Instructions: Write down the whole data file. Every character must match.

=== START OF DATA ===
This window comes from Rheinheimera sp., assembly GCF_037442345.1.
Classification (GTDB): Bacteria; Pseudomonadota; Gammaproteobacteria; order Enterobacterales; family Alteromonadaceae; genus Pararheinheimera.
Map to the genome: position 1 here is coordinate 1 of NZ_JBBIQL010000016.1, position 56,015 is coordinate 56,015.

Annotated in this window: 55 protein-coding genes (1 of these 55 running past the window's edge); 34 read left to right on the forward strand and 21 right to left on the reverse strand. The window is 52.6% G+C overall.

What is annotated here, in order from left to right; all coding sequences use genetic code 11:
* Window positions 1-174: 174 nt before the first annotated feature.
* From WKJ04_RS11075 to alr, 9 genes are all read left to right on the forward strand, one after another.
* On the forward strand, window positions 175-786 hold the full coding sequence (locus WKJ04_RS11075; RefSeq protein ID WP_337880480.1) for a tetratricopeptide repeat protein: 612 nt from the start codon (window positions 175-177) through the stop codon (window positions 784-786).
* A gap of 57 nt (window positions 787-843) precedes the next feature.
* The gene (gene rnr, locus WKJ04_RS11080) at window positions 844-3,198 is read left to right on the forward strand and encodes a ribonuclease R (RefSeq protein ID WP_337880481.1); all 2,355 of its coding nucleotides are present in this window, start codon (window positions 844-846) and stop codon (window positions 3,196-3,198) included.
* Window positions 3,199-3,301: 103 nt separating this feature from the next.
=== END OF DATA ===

This window comes from Rheinheimera sp., assembly GCF_037442345.1.
Classification (GTDB): Bacteria; Pseudomonadota; Gammaproteobacteria; order Enterobacterales; family Alteromonadaceae; genus Pararheinheimera.
Map to the genome: position 1 here is coordinate 1 of NZ_JBBIQL010000016.1, position 56,015 is coordinate 56,015.

Annotated in this window: 55 protein-coding genes (1 of these 55 running past the window's edge); 34 read left to right on the forward strand and 21 right to left on the reverse strand. The window is 52.6% G+C overall.

What is annotated here, in order from left to right; all coding sequences use genetic code 11:
* Window positions 1-174: 174 nt before the first annotated feature.
* From WKJ04_RS11075 to alr, 9 genes are all read left to right on the forward strand, one after another.
* On the forward strand, window positions 175-786 hold the full coding sequence (locus WKJ04_RS11075; RefSeq protein ID WP_337880480.1) for a tetratricopeptide repeat protein: 612 nt from the start codon (window positions 175-177) through the stop codon (window positions 784-786).
* A gap of 57 nt (window positions 787-843) precedes the next feature.
* The gene (gene rnr, locus WKJ04_RS11080) at window positions 844-3,198 is read left to right on the forward strand and encodes a ribonuclease R (RefSeq protein ID WP_337880481.1); all 2,355 of its coding nucleotides are present in this window, start codon (window positions 844-846) and stop codon (window positions 3,196-3,198) included.
* Window positions 3,199-3,301: 103 nt separating this feature from the next.